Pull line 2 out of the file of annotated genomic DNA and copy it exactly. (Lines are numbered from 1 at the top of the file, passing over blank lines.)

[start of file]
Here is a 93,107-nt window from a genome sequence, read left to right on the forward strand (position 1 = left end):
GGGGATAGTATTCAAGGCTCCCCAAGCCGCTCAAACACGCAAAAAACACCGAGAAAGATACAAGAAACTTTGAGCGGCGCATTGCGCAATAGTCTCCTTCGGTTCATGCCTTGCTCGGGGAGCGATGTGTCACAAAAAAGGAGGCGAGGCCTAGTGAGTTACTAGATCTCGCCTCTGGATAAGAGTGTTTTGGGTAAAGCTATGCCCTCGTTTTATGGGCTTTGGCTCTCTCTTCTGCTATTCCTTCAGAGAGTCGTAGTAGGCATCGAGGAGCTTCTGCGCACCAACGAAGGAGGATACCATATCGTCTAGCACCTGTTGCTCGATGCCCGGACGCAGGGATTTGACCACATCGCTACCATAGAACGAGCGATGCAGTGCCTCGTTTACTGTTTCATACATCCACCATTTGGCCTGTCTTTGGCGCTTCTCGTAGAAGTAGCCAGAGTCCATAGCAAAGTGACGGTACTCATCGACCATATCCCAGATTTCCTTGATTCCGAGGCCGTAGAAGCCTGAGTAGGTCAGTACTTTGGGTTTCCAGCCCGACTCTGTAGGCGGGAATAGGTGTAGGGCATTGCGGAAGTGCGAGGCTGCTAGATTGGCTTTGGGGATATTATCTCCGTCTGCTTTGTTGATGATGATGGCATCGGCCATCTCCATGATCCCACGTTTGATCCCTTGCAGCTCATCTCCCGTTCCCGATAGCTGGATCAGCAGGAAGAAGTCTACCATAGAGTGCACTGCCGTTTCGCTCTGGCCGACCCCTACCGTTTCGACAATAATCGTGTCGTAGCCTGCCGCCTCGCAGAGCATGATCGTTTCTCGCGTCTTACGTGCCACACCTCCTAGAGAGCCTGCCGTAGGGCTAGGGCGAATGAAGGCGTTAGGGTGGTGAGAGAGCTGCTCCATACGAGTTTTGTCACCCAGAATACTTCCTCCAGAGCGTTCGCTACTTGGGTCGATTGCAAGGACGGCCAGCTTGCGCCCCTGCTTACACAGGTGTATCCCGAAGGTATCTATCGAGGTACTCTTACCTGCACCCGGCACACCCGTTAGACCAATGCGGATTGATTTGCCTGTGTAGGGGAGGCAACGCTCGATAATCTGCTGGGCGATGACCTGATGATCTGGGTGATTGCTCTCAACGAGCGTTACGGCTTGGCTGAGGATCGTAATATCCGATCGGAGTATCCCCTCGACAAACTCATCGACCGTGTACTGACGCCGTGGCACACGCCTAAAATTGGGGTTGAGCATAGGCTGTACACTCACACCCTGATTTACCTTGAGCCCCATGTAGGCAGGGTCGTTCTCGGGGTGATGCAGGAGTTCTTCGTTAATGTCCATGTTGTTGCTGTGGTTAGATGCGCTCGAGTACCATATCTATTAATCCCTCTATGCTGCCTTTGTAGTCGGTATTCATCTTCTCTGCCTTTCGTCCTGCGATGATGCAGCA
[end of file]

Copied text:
GGGGATAGTATTCAAGGCTCCCCAAGCCGCTCAAACACGCAAAAAACACCGAGAAAGATACAAGAAACTTTGAGCGGCGCATTGCGCAATAGTCTCCTTCGGTTCATGCCTTGCTCGGGGAGCGATGTGTCACAAAAAAGGAGGCGAGGCCTAGTGAGTTACTAGATCTCGCCTCTGGATAAGAGTGTTTTGGGTAAAGCTATGCCCTCGTTTTATGGGCTTTGGCTCTCTCTTCTGCTATTCCTTCAGAGAGTCGTAGTAGGCATCGAGGAGCTTCTGCGCACCAACGAAGGAGGATACCATATCGTCTAGCACCTGTTGCTCGATGCCCGGACGCAGGGATTTGACCACATCGCTACCATAGAACGAGCGATGCAGTGCCTCGTTTACTGTTTCATACATCCACCATTTGGCCTGTCTTTGGCGCTTCTCGTAGAAGTAGCCAGAGTCCATAGCAAAGTGACGGTACTCATCGACCATATCCCAGATTTCCTTGATTCCGAGGCCGTAGAAGCCTGAGTAGGTCAGTACTTTGGGTTTCCAGCCCGACTCTGTAGGCGGGAATAGGTGTAGGGCATTGCGGAAGTGCGAGGCTGCTAGATTGGCTTTGGGGATATTATCTCCGTCTGCTTTGTTGATGATGATGGCATCGGCCATCTCCATGATCCCACGTTTGATCCCTTGCAGCTCATCTCCCGTTCCCGATAGCTGGATCAGCAGGAAGAAGTCTACCATAGAGTGCACTGCCGTTTCGCTCTGGCCGACCCCTACCGTTTCGACAATAATCGTGTCGTAGCCTGCCGCCTCGCAGAGCATGATCGTTTCTCGCGTCTTACGTGCCACACCTCCTAGAGAGCCTGCCGTAGGGCTAGGGCGAATGAAGGCGTTAGGGTGGTGAGAGAGCTGCTCCATACGAGTTTTGTCACCCAGAATACTTCCTCCAGAGCGTTCGCTACTTGGGTCGATTGCAAGGACGGCCAGCTTGCGCCCCTGCTTACACAGGTGTATCCCGAAGGTATCTATCGAGGTACTCTTACCTGCACCCGGCACACCCGTTAGACCAATGCGGATTGATTTGCCTGTGTAGGGGAGGCAACGCTCGATAATCTGCTGGGCGATGACCTGATGATCTGGGTGATTGCTCTCAACGAGCGTTACGGCTTGGCTGAGGATCGTAATATCCGATCGGAGTATCCCCTCGACAAACTCATCGACCGTGTACTGACGCCGTGGCACACGCCTAAAATTGGGGTTGAGCATAGGCTGTACACTCACACCCTGATTTACCTTGAGCCCCATGTAGGCAGGGTCGTTCTCGGGGTGATGCAGGAGTTCTTCGTTAATGTCCATGTTGTTGCTGTGGTTAGATGCGCTCGAGTACCATATCTATTAATCCCTCTATGCTGCCTTTGTAGTCGGTATTCATCTTCTCTGCCTTTCGTCCTGCGATGATGCAGCA